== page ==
The PRESIDENT: Senator O'Sullivan, a supplementary question?
Senator O'SULLIVAN (Queensland) (14:48): I note that around the world there are 216 coal-fired power stations being built. Many of these are supercritical or higher technology. Can the minister appraise the Senate of the contribution that clean, green coal technology could make to Australia's resources sector?
Senator CANAVAN (Queensland—Minister for Resources and Northern Australia) (14:48): The senator is absolutely right about the hundreds of coal-fired power stations that are being built around the world. There are thousands that are being planned or are in construction around the world, and many of them are using the latest technologies that produce less carbon emissions than current coal-fired power stations.
To go back to real-world examples, I will use the Boyne Island Smelter. I think what is important to note is that the Gladstone Power Station that powers that smelter is 40 years old. It has a capacity of 1,680 megawatts. It is a big power station. At some point in the future, possibly in the next decade—the Boyne Island smelter has a contract with them for the next decade, and it runs out at the end of 2020—we will need to look at refurbishing or replacing it. We would be mad not to look at the latest technologies being installed and used in our region to replace that technology. If we ignore those technologies, we most likely will not have those thousand jobs in Gladstone that I want to protect and this government wants to see survive.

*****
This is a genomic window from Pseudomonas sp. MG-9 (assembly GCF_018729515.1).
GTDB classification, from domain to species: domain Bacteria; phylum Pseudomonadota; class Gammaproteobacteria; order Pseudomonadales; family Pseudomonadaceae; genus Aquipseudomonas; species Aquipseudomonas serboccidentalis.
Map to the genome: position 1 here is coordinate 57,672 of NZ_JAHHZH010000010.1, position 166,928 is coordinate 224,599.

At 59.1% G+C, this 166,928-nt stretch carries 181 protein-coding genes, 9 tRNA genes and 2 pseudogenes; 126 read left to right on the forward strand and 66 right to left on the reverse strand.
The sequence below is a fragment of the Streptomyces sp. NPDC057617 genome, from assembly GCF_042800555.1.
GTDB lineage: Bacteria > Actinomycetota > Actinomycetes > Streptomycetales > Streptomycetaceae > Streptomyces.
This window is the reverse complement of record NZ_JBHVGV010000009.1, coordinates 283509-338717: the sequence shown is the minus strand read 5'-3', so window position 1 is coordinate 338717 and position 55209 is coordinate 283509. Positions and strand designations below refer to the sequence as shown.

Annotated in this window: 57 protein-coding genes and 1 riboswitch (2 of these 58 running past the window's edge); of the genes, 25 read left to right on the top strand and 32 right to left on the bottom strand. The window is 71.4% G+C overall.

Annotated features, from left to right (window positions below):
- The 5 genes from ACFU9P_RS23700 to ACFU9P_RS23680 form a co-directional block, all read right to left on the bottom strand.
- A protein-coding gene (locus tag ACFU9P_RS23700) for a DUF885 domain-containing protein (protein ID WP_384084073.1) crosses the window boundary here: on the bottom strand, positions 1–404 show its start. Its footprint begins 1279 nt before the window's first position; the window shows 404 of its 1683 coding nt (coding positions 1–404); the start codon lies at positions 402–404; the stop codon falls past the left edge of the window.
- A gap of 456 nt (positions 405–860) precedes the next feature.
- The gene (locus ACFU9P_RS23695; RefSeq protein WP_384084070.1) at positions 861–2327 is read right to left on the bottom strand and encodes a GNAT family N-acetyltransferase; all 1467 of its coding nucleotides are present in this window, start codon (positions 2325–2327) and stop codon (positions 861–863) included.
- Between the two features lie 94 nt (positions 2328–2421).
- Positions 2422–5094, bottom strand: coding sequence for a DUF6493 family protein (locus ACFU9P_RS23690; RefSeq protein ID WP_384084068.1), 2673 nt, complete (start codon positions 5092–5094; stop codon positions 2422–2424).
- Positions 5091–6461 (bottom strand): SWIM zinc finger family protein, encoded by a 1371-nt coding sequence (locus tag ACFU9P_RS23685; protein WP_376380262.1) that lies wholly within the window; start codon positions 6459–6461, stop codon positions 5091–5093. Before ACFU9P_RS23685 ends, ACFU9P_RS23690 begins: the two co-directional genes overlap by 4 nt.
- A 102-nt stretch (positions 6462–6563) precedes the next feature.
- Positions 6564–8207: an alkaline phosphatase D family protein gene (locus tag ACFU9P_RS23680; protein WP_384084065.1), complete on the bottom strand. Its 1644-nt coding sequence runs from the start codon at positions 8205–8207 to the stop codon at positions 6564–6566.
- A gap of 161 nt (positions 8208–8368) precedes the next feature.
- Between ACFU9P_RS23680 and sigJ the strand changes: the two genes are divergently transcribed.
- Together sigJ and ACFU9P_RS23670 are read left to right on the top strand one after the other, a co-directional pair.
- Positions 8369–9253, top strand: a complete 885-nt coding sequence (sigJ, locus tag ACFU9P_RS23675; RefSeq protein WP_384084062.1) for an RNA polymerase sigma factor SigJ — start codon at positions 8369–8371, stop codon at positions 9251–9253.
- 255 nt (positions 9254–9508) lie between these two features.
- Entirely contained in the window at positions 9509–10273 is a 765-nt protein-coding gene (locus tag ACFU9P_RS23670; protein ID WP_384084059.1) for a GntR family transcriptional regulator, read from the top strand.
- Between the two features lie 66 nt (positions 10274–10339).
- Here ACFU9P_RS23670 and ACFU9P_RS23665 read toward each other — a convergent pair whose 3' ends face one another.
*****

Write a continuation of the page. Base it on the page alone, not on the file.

The PRESIDENT: Senator O'Sullivan, a final supplementary question?
Senator O'SULLIVAN (Queensland) (14:49): I know the minister knows the answer to my next question. Is the minister aware of any alternative energy policies?
Senator CANAVAN (Queensland—Minister for Resources and Northern Australia) (14:49): As I said earlier, we used to have a Labor Party in this country that supported workers and supported a coal sector. Indeed, it was only as recently as the Rudd and Gillard governments, when they sought to unnecessarily, in my view, impose a carbon tax on this country. They did modelling, and they said that we would still have coal going out into the future.
Now we have a Labor Party that has subscribed to a view that we should shut down all of our coal-fired power stations in this country. We had a Senate inquiry report endorsed by Labor senators last year just before Christmas—endorsed by the shadow minister, Mark Butler—that said we should shut all our coal-fired power stations in this country. Apparently we can still export the coal to other countries, like Japan and China. They can make the aluminium for us, and we can import it back here for our planes and for our cars. We can still enjoy the resource but not have the jobs. We will not have the jobs if we do that. Well, we back jobs on this side of the chamber, and that is why we back coal-fired power and we back our aluminium sector.